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A music demo, or simply a demo, is a sample recording of an artist’s music. Usually, demos are rough recordings of songs and often do not include an entire album’s worth of material. Demos are frequently sent by bands to record labels to try and land a deal.
Are demo records worth anything? Some rare demo records can be worth a good amount of money but normally demo and promo records are worth the same or less than a normal record. This is because a demo or promo record will normally not come with artwork or sleeves which is where a good part of the value lies for most collectors.
If you happen to come across a demo/promo at a thrift store or yard sale, more than likely it won’t be worth much of anything. There are exceptions to this however which will be mentioned below.
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Which demo/promo records might be valuable?
If you are browsing through the records at a yard sale or in a friend’s or family member’s basement and come across a demo or promo record you might immediately see dollar signs. Just because an item was a demo or promo doesn’t automatically make it valuable however.
Most promo records are exactly the same as the normal version of the record just without the artwork of the traditional record. Since they have the same content but don’t have the artwork then this style of record is worth the same or less than the normal record.
Demos are a bit different however because they might be valuable. It really comes down to who’s demo it is. If the demo is from a popular artist from many years ago and has a previously unreleased song on it then it could be worth a small fortune to a collector of that artist.
If it is from a well known band and was the first release of a hit special it could also be worth some money, although probably not as much as you would hope.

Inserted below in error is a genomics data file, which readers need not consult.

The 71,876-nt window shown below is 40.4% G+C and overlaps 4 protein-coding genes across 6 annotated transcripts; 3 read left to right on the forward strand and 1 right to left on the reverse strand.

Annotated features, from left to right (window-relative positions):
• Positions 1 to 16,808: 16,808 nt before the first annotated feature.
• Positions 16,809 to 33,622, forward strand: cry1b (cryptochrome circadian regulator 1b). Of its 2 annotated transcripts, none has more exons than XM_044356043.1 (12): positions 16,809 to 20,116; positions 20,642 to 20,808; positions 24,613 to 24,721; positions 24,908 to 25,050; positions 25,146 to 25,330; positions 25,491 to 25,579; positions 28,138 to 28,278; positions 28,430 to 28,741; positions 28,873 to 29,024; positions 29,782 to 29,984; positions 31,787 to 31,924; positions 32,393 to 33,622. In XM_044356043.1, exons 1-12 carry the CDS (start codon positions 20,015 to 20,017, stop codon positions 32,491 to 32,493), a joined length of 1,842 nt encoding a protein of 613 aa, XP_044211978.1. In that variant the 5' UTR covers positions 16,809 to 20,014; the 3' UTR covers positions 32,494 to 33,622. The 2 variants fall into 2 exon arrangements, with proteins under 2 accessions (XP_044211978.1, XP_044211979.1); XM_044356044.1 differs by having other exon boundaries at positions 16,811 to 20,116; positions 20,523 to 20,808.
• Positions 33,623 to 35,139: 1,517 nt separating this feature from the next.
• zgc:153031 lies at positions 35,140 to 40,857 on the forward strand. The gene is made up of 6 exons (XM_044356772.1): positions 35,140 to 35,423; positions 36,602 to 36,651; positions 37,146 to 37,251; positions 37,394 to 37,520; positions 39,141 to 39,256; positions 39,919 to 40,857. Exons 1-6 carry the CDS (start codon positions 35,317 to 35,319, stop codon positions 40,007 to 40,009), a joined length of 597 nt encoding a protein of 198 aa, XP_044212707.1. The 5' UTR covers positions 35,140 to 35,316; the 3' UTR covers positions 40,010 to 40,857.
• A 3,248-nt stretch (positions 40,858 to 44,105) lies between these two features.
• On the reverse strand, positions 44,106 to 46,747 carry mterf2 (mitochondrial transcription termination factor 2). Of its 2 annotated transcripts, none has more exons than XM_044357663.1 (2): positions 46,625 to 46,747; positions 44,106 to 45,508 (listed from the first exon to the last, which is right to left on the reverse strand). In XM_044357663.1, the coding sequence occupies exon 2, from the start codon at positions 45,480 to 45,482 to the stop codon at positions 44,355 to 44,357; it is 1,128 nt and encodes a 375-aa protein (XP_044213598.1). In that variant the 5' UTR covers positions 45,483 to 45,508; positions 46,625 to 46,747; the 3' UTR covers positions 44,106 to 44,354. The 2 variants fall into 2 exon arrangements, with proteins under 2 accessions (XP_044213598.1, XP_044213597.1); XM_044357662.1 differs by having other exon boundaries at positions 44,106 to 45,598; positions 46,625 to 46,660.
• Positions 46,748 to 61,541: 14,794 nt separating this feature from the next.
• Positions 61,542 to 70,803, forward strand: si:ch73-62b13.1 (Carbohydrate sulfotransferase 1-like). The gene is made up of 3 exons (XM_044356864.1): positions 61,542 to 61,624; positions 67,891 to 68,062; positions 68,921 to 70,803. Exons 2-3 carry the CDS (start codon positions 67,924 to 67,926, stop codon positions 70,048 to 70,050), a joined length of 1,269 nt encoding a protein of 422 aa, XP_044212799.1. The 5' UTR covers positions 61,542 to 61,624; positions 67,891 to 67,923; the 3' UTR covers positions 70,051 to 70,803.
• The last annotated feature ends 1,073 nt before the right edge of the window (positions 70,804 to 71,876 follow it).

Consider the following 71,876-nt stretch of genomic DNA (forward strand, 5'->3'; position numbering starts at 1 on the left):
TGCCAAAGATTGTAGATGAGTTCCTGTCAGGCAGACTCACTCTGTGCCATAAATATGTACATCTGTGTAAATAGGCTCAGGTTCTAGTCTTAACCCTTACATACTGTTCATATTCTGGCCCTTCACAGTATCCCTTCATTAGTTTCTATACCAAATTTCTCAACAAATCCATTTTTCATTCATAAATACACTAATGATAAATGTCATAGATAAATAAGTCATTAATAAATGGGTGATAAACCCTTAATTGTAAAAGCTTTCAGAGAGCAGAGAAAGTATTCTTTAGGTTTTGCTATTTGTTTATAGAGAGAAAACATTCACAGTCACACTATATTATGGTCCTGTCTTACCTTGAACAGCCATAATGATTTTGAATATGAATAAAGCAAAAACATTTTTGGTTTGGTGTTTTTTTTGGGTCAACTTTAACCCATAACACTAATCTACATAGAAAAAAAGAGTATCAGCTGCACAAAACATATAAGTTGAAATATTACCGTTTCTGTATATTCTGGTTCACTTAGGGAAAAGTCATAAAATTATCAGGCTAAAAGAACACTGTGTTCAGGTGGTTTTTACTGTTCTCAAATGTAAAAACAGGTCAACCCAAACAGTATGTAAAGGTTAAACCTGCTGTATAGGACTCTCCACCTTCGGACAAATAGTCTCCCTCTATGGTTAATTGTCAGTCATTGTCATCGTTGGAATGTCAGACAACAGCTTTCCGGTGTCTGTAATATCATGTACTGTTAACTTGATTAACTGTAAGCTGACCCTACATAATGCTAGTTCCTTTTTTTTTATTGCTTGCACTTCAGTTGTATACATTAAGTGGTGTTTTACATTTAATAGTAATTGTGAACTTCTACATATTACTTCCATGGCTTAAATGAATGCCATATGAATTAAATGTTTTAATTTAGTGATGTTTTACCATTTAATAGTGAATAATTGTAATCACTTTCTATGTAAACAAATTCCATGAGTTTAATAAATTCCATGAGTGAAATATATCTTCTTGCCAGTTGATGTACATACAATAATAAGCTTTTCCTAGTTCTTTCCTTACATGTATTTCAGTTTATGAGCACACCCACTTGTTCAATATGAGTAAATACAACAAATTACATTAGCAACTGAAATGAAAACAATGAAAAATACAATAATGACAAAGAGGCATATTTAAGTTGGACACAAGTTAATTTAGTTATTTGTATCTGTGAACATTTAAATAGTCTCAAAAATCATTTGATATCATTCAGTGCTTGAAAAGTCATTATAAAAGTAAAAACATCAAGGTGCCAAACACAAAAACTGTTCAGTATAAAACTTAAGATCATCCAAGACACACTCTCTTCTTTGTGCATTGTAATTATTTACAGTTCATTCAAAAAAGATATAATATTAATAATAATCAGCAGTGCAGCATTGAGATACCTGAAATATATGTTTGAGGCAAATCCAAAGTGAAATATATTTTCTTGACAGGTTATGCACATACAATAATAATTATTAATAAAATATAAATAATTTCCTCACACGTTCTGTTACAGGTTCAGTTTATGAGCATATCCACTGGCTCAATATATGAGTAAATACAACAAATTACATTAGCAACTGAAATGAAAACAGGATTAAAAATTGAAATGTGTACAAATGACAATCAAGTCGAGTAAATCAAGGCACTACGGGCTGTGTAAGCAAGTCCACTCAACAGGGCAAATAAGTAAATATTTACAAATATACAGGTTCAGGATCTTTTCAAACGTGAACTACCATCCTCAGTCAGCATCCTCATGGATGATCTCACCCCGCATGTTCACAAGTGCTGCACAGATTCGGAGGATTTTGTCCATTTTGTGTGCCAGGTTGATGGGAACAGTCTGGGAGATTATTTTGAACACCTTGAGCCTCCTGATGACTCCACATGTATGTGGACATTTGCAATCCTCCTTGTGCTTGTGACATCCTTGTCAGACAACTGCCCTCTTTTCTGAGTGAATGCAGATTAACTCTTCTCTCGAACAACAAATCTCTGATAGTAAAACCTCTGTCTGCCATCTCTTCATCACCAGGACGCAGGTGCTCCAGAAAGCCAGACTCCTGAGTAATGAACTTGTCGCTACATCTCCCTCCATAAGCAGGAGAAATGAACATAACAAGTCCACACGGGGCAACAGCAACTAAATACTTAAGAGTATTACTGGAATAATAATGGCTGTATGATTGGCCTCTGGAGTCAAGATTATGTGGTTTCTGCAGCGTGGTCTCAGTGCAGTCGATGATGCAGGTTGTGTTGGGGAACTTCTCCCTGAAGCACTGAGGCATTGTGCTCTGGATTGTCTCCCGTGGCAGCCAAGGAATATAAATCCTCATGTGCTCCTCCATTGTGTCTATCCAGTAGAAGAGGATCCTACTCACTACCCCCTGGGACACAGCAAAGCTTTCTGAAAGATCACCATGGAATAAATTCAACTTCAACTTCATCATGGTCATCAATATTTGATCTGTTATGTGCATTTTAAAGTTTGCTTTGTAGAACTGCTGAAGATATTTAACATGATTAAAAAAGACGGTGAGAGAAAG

Ultimately the value of any record (including demos) comes down to the rarity of the record and the following that the band and artist has.
I could record a demo and there could only be one of them in the world but since I’m not a well known artist then that rarity wouldn’t matter. However, if you find a demo from Michael Jackson with a previously unheard song on it then it is a safe bet that record would be worth a lot.
If you spend a lot of time browsing the records at second hand stores or yard sales be sure and watch the video below. It gives some information on the rarest records out there so you will want to be sure and keep an eye out for them.
What are demo records?
Most musicians record demos as quick sketches to share with band members or arrangers, or simply for personal reference during the songwriting process; in other cases, a songwriter might make a demo to send to artists in hopes of having the song professionally recorded, or a publisher may need a simple recording for publishing or copyright purposes.
Most artists send their demos to large record labels who usually ignore unsolicited demos that are sent to them by mail. Artists generally must be more creative about getting the demos into the hands of the people who make decisions for the record company.
Many signed bands and artists record demos of new songs before recording an album. The demos may allow the artist to explore several alternate versions of a song, or to quickly record many proto-songs before deciding which ones merit further development.
Demos may include as few as one or two songs or as many as would be contained on a full-length album. It is rare to find record labels buying demos, or seeking to pay the recording artist of the demo except in a case where they want to publish the demo into a full song or own the intellectual property right for the demo.